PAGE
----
When the past catches up, yes, for doing good

K. JAVEED NAYEEM writes: The brutal murder of one of the most familiar former police officers of our City, K. S. Thammaiah, is most shocking. Although he had served in various places other than Mysore, I think he had his longest innings here and, therefore, he was most easily identified as Mysore’s special cop.

He was known to almost all Mysoreans and although I knew him personally over the past 25 years, there is almost nothing more I can say about him which all of us do not already know.

There are some rare people in all walks of life and in all professions who believe in doing their duty and a little more. He was one such man. Apart from being a very honest and upright police officer, he was one committed man who believed in ensuring that as long as he was around, ordinary peace-loving citizens like you and me should safely go about doing our daily jobs by day and sleep peacefully at night.

He was no philosopher but he had put all his faith in the simple belief that in a civilised society all citizens should respect the law and anyone who refused to believe in this truth should be brought to book.

His role along with that of his two colleagues, Dharmesh and Puttaswamy Gowda while they served on the anti- rowdy squad in putting an end to the then prevailing “Rowdy Raj” was most note-worthy. One hallmark about him was that he was most approachable by anyone in trouble and he would promptly look into the merits of every complaint, big or small, brought before him, following it up with prompt action.

While it is said that the past catches up with wrong-doers sooner or later, this man’s past seems to have caught up with him for doing good.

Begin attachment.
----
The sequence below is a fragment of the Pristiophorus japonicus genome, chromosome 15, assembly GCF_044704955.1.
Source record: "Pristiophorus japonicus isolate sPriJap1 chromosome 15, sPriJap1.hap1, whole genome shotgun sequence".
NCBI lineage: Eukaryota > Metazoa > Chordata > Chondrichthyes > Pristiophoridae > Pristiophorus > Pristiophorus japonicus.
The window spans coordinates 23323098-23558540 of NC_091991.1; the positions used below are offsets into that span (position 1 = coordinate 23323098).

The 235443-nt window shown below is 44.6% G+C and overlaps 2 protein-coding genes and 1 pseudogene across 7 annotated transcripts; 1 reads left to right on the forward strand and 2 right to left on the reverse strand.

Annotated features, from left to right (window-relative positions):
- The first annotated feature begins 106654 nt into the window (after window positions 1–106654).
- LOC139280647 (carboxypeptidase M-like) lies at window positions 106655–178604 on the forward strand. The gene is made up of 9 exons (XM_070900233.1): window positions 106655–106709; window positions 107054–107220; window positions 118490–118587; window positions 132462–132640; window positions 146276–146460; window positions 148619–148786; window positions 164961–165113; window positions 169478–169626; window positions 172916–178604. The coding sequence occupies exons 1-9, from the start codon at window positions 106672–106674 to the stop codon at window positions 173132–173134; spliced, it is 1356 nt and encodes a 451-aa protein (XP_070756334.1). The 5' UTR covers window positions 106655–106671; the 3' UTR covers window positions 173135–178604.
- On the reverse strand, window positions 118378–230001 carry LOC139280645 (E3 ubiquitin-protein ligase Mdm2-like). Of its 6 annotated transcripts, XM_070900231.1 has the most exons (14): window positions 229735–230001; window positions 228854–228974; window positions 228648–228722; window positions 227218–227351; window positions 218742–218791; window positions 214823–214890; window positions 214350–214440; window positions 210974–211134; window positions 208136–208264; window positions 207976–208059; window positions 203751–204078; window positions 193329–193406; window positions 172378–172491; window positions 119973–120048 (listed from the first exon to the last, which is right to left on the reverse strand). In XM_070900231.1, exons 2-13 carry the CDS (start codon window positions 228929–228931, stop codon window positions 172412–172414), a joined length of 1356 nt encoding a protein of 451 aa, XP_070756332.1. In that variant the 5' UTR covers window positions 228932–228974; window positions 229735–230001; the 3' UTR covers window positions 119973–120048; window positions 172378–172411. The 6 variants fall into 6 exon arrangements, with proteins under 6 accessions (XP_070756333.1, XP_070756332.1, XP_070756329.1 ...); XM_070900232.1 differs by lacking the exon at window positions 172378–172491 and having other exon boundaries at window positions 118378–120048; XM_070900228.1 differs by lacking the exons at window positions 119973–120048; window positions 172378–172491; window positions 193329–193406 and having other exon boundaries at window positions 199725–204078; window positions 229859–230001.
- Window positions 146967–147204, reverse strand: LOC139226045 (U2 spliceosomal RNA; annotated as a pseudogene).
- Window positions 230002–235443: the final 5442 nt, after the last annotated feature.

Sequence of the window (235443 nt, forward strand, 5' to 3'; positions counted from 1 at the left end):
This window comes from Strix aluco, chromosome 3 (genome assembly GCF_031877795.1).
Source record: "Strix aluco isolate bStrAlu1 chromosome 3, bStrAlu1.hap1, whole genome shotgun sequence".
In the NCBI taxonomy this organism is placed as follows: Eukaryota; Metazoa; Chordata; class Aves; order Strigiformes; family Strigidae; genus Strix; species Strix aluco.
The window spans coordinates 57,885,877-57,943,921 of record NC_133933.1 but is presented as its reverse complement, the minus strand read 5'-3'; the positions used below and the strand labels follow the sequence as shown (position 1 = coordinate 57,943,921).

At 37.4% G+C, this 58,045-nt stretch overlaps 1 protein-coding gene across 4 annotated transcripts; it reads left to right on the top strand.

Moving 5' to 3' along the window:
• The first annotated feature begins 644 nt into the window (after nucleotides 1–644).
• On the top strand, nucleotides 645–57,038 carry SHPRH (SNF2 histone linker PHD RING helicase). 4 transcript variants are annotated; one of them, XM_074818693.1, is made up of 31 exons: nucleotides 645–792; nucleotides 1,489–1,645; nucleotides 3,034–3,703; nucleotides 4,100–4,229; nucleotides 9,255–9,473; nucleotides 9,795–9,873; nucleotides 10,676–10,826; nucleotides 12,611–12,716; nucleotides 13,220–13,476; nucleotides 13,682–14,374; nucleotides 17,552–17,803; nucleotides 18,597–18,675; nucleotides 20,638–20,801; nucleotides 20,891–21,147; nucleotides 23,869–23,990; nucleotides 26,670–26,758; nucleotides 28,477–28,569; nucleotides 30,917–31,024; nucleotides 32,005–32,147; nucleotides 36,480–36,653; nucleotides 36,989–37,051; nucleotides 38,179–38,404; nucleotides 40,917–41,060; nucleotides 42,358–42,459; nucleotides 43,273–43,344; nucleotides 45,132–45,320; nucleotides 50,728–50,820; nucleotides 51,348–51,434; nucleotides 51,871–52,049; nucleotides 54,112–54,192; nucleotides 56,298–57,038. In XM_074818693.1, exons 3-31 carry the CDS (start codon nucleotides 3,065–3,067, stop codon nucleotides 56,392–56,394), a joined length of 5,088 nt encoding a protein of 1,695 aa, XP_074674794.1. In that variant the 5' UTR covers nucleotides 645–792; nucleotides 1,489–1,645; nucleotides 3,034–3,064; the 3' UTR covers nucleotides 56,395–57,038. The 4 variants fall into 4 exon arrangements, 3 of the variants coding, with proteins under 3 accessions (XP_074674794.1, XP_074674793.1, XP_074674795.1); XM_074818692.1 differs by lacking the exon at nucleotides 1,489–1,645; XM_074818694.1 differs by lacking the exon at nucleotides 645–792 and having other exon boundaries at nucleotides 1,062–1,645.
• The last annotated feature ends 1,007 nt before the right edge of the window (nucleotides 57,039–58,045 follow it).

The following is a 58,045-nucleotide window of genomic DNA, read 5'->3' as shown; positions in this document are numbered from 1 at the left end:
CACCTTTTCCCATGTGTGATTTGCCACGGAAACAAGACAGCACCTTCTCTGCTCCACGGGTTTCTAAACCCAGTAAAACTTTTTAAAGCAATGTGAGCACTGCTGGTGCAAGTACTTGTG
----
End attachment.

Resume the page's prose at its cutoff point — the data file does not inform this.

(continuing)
While the circumstances and the reasons that led to his tragic and certainly very untimely death are best left to be looked into by the investigating officers, what pains and even frustrates me is that such an able man who had once faced and handled furious mobs did not have the means to protect himself when he was attacked by just a handful of goons.

Why did he not have a personal weapon to defend himself? Since he was serving on the vigilance commission of the KPTCL, was he not eligible for a service revolver or an armed bodyguard?

Or, was he too, like most of us law-abiding citizens “disarmed” by the misplaced dikat of the present-day Election Commission and thus prevented from carrying a weapon?

Whatever the reason and although this too seems like one of the many cases of crying over spilt milk, I think our governments should have a correct perception of the potential risk that some high-profile police officers may face even after their retirement and provide them with some means of self protection.

There should be some provision in their service rules to ensure their safety lifelong. We cannot simply forget a middle-order policeman once he hangs up his uniform after retirement, especially when he has spent his best years protecting us.

(K. Javeed Nayeem is a practising physician who writes a weekly column in Star of Mysore, where a longer version of this piece originally appeared.)